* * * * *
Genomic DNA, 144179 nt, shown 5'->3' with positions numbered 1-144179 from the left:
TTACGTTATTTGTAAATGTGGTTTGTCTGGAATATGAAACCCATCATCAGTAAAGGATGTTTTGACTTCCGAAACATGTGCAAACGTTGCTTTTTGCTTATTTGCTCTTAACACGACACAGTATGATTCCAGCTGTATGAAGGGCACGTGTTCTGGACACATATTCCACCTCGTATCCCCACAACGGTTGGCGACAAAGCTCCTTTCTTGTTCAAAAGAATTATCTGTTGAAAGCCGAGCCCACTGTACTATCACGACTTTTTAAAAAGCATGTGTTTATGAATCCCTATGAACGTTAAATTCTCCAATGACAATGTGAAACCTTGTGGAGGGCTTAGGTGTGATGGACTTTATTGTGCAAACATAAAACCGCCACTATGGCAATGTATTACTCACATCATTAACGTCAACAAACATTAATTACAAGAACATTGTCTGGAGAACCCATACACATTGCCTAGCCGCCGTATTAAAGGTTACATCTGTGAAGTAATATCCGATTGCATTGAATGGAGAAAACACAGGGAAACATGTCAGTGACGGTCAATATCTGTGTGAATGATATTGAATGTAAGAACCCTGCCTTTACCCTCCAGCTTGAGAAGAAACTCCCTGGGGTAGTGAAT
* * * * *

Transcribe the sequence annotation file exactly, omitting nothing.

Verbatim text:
Genomic DNA, 144179 nt, shown 5'->3' with positions numbered 1-144179 from the left:
TTACGTTATTTGTAAATGTGGTTTGTCTGGAATATGAAACCCATCATCAGTAAAGGATGTTTTGACTTCCGAAACATGTGCAAACGTTGCTTTTTGCTTATTTGCTCTTAACACGACACAGTATGATTCCAGCTGTATGAAGGGCACGTGTTCTGGACACATATTCCACCTCGTATCCCCACAACGGTTGGCGACAAAGCTCCTTTCTTGTTCAAAAGAATTATCTGTTGAAAGCCGAGCCCACTGTACTATCACGACTTTTTAAAAAGCATGTGTTTATGAATCCCTATGAACGTTAAATTCTCCAATGACAATGTGAAACCTTGTGGAGGGCTTAGGTGTGATGGACTTTATTGTGCAAACATAAAACCGCCACTATGGCAATGTATTACTCACATCATTAACGTCAACAAACATTAATTACAAGAACATTGTCTGGAGAACCCATACACATTGCCTAGCCGCCGTATTAAAGGTTACATCTGTGAAGTAATATCCGATTGCATTGAATGGAGAAAACACAGGGAAACATGTCAGTGACGGTCAATATCTGTGTGAATGATATTGAATGTAAGAACCCTGCCTTTACCCTCCAGCTTGAGAAGAAACTCCCTGGGGTAGTGAAT